The Most Delicious, Lemony, and Frugal Pie

This for me is the epitome of lemon pie and the simplest one to make.

It all started with a reference to an old pie created by cooks who adored lemons but did not have plenty, so they considered them precious…

 

 

This fruit/condiment which for us is trivial and almost worthless, was truly precious for the Shakers, the early nineteenth-century religious group living in communities throughout New England. “Shaker lemon pie uses the entire lemon, from yellow peel through white pith […] This means slicing two whole lemons absolutely paper thin and macerating them for hours in sugar. If you can drape them over the knife blade like the watches in Salvador Dali’s surrealistic paintings, you’re on the right track. The resulting pie includes a subtle sharp flavor from the pith, and the texture tends toward the chewy side, but it all works for the aforementioned lemon-lovers like myself,” writes Nancy McDermott in her book Southern Pies.

 

Away from New England, Shakers also established “…a vibrant fellowship in Pleasant Hill, Kentucky. Preserved as a living history museum, today’s Shaker Village at Pleasant Hill illuminates their traditions and creations […] Their restaurants serve this signature confection, Shaker Lemon Pie,” concludes McDermott in her introduction to the brilliant recipe that inspired me.

 

As soon as I came upon this incredibly simple, yet exquisite lemon cream, I felt compelled to try it. I had lemons, of course, and eggs from our neighbors’ hens. I wanted to make the pie fast, so I didn’t bother making a pie crust; just lined the pan and topped the cream with some leftover shredded phyllo (kunefe or kataifi) pastry that I happen to have in my freezer. Because it was not enough, I halved the recipe and after I baked the pie I didn’t even have the patience to wait for it to cool completely, and took a bite: it was even more delicious than I had imagined! And, strangely enough, the next days its flavor deepened and got even better.

Once I decided to definitely use the shredded phyllo, I followed the Serious Eats well described instruction for Kunefe, the traditional Middle Eastern sweet that basically uses it.

 

Knowing me and my affinity for substituting olive oil for butter –which I usually don’t have in my fridge– you probably have guessed that I rubbed the shredded phyllo well with olive oil before spreading it on the pan and topping the lemon cream. You can certainly choose butter if you like.

We have particularly sweet lemons, but the recipe works well with all kinds and, I assure you, it is foolproof.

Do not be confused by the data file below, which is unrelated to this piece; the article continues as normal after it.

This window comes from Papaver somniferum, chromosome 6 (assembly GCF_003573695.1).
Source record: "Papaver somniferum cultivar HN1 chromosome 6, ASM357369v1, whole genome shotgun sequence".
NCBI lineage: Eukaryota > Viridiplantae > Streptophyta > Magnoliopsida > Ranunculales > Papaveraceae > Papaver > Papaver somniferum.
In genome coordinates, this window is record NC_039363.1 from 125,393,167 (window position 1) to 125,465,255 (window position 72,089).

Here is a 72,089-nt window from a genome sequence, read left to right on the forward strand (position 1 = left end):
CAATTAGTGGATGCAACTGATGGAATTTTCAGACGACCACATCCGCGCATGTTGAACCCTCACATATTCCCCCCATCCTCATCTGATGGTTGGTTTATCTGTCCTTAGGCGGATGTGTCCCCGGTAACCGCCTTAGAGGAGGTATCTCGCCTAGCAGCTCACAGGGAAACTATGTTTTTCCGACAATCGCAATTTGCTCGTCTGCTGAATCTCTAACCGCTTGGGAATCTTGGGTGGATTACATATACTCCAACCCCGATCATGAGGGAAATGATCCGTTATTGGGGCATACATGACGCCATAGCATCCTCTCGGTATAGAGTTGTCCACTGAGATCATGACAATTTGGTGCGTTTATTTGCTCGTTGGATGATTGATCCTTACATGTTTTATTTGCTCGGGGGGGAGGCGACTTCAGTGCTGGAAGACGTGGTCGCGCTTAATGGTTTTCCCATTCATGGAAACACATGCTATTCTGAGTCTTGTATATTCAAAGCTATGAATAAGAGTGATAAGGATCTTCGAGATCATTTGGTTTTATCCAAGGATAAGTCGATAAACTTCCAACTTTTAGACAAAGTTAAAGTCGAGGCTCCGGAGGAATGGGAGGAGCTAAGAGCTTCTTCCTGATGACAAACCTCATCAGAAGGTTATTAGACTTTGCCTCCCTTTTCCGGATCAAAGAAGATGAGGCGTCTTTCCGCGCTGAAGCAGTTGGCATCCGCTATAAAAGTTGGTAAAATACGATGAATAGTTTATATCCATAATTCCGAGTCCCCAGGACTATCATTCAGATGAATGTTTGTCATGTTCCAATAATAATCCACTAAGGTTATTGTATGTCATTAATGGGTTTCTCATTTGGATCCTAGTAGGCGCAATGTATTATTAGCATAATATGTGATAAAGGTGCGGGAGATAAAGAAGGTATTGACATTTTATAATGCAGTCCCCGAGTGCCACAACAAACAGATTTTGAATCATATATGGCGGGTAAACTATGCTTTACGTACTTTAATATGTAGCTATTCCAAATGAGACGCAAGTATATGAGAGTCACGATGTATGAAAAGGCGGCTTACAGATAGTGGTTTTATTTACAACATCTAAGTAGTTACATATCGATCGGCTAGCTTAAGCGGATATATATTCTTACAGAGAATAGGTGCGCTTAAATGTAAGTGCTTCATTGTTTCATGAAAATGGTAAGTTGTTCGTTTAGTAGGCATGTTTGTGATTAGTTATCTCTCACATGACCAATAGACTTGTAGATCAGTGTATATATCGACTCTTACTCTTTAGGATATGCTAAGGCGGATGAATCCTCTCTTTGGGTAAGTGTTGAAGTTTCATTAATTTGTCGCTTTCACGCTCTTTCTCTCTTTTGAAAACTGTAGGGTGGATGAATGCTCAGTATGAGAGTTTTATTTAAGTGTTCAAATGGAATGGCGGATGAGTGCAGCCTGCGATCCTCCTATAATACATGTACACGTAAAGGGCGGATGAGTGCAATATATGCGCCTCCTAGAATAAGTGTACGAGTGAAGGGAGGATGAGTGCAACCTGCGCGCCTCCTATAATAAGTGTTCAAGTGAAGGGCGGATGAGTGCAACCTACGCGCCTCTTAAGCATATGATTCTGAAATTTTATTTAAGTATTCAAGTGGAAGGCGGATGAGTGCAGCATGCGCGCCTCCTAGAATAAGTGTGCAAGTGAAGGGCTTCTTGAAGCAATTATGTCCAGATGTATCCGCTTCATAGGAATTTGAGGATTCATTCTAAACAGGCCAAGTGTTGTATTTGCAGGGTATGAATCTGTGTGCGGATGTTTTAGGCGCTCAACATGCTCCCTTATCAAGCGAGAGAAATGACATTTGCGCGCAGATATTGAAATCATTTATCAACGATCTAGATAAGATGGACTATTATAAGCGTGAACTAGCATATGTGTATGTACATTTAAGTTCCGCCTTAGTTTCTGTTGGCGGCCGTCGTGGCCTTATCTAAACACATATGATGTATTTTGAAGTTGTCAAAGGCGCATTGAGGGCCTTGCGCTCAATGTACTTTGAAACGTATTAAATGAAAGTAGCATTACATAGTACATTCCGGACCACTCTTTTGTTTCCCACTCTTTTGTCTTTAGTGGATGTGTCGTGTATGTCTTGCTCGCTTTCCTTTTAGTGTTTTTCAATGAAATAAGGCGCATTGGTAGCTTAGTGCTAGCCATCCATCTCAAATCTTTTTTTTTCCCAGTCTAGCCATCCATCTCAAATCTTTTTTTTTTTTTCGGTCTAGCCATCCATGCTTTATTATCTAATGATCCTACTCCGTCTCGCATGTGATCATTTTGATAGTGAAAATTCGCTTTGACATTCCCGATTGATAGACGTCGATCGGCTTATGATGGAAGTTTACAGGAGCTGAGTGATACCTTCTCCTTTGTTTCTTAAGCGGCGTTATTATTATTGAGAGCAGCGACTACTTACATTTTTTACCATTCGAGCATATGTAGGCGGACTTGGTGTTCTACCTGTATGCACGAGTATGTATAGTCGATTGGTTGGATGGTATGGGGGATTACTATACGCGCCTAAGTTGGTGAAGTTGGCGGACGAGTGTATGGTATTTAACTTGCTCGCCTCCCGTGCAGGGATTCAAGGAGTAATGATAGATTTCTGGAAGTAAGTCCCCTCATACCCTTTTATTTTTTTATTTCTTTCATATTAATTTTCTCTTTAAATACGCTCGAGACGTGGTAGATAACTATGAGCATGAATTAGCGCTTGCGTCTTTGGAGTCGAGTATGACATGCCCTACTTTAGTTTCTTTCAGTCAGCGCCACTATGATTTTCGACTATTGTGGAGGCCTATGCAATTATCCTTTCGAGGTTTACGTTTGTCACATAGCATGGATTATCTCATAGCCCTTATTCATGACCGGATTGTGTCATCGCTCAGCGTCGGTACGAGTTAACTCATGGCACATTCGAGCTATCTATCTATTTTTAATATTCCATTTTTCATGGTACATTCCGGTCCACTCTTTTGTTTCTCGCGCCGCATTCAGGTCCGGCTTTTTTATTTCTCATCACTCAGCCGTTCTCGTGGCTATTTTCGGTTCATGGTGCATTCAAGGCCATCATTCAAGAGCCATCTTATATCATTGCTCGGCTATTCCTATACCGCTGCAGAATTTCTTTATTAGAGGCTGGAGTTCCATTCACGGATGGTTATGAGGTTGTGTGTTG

Adapted from Nancy McDermott

 

Makes a 9-inch (23 cm.) pie (more…)

Share

Read More

Fish Just out of the Sea!

“The best fish is the freshest,” every fisherman will tell you, and by “fresh” they mean it has been out of the water for less than a day, usually less. Although on most islands there are lots of professional or amateur fishermen, here on Kea we seem to have only one, Nikolaras –Nikos Hatzimihalis—who’s family came from the island of Symi, on southern Aegean.

 

On Kea life is tied to the land –tending to sheep and goats, cultivating small gardens, and in the old days making wine, harvesting, and exporting acorn-cups, and almonds. As I remember from my grandfather, the sea didn’t attract them at all, it felt scary and they dreaded the short crossing to the mainland in the winter. The waters around the island are deep, with strong currents most of the year, especially in the northern parts where most fish is supposed to be found, so during the busy summers the seafood sold by Eleni, Nikolaras’ wife, at their shop on the port, has been fished by mainland fishermen and brought in by the ferry from Lavrion.

 

And just as the fruits and vegetables in this land of blazing sun and scarce rains are small but intensely flavorful, so the fish of the Aegean are neither large nor plentiful but exceptionally delicious. Freshness definitely plays an important role in the incredible taste of even the most simply prepared fish, as anyone who has tasted the grilled fish of the island tavernas can testify. (more…)

Share

Read More

Baked Fish with Lemon, Potatoes, and Thyme

I first made it with striped bass –absolutely delicious—then with some small hake, and also with pelagisia tsipoura —wild gilt-head sea bream, called Orata in Italy, and Dorade in France– the exquisite, and most expensive Mediterranean fish. All three versions were great, especially with the thick-skinned, almost sweet lemons from the old lemon trees in our garden, which are of the vintage kind grown also  in Amalfi.

You basically need no recipe if you would like to make it. Bear in mind, though, that using head-on fish is really important as it flavors the sauce and the potatoes beautifully.  Read more HERE.

 

 

Serves 4 (more…)

Share

Read More